There’s an ugly phrase that’s been doing the rounds in technology circles for a number of years, that’s often misinterpreted and just as likely misused. ‘Technology first’ is, at first glance, a tempting proposition. Who wouldn’t want to be at the forefront of digital development? But it has some troublesome connotations that businesses need to be aware of.
If a business is ‘technology first’ what sort of message does that give to its people? Businesses shouldn’t be centred around technology, they should be centred around the very reason they’re in existence. Whether that be staff, or customers, every business still has people at its heart and would be lost without them.
Always think about your end users
There are numerous examples of where business have clearly gone into a meeting, thinking ‘what can we do’ rather than ‘how can we make our customers lives easier’.
Voice recognition has come a long way, but when Apple launched Siri, the practical applications weren’t clear, marking it more as a novelty than a game-changing technology tailored to consumer needs and wants. On the other hand, when Google Assistant was launched, you just got the sense it had been designed with a real-life person in mind. In Apple’s defence, it takes a bold business to develop something so new in any market, but others have arguably eroded their first-mover advantage.
Always ask yourself 'why?'
Technology should only be created and employed if it provides real value, otherwise it can be a waste of time and money. Take the Juicero for example, a $400 juicer, complete with IoT connectivity, it employs an alleged 4 tons of force to transform pouches of fruit into juice. The Juicero and its hefty price tag have faced public criticism, with consumers asserting that they can just as easily achieve the same results with their own fair hands. The Juicero wasn’t a technology that customers were crying out for, rather an overpriced piece of kit, bringing added complexity to an otherwise simple process. (The lesson is, if you have to end up asking yourself ‘why?’ then the answer should perhaps be, don’t!)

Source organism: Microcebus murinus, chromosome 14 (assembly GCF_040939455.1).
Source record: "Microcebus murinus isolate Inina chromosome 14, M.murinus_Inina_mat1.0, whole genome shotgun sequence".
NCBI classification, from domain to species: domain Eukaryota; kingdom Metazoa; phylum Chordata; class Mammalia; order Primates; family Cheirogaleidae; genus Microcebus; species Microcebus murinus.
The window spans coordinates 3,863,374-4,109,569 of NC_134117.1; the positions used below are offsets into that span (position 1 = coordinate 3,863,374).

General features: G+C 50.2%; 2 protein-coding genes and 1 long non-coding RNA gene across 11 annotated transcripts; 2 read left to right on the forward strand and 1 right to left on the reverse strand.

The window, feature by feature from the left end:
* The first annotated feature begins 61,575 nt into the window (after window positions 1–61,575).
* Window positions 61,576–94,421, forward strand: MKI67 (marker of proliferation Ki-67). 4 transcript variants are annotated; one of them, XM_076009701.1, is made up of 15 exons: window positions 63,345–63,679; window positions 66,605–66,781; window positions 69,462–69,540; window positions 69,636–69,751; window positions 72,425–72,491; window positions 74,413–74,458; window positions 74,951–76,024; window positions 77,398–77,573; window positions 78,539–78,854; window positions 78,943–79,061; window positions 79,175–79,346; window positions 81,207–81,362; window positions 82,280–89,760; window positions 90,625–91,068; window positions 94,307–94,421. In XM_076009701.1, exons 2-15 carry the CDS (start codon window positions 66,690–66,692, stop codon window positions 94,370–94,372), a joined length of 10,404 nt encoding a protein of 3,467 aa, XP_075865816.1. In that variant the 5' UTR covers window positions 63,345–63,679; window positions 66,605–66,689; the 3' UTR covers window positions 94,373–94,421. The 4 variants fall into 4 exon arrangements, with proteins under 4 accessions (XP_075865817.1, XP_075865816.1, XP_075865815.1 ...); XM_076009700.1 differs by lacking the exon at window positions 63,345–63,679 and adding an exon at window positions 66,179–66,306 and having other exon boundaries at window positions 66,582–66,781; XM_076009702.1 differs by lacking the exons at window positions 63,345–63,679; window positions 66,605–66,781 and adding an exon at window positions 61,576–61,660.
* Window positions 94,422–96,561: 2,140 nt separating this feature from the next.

Technology is an enabler, which should be viewed and described as such. So, whilst businesses scramble to roll out the latest tech, you should first think about how this will allow your people to do their jobs better and give your customers what they need. There aren’t many sectors that couldn’t benefit from a better digital strategy or a more aligned approach to tech.
Always make it personal
Personalisation is becoming much more important to businesses from all kinds of sectors, and this is perhaps a lesson in how businesses should think moving forward. Solutions, products and brands that are ‘tailored to you’ will help connect a business and their customer, and if technology can help in that ambition, this has to be embraced.
The truth is, we don’t have anything to fear from advancements in technology, indeed, we’d be the first to embrace them. But there needs to be a general refocusing within business circles. Technology first shouldn’t mean digital at the cost of the human elements of a business. So, next time you hear the phrase in a strategy meeting, think about how tech can help your people make the workplace a more effective environment.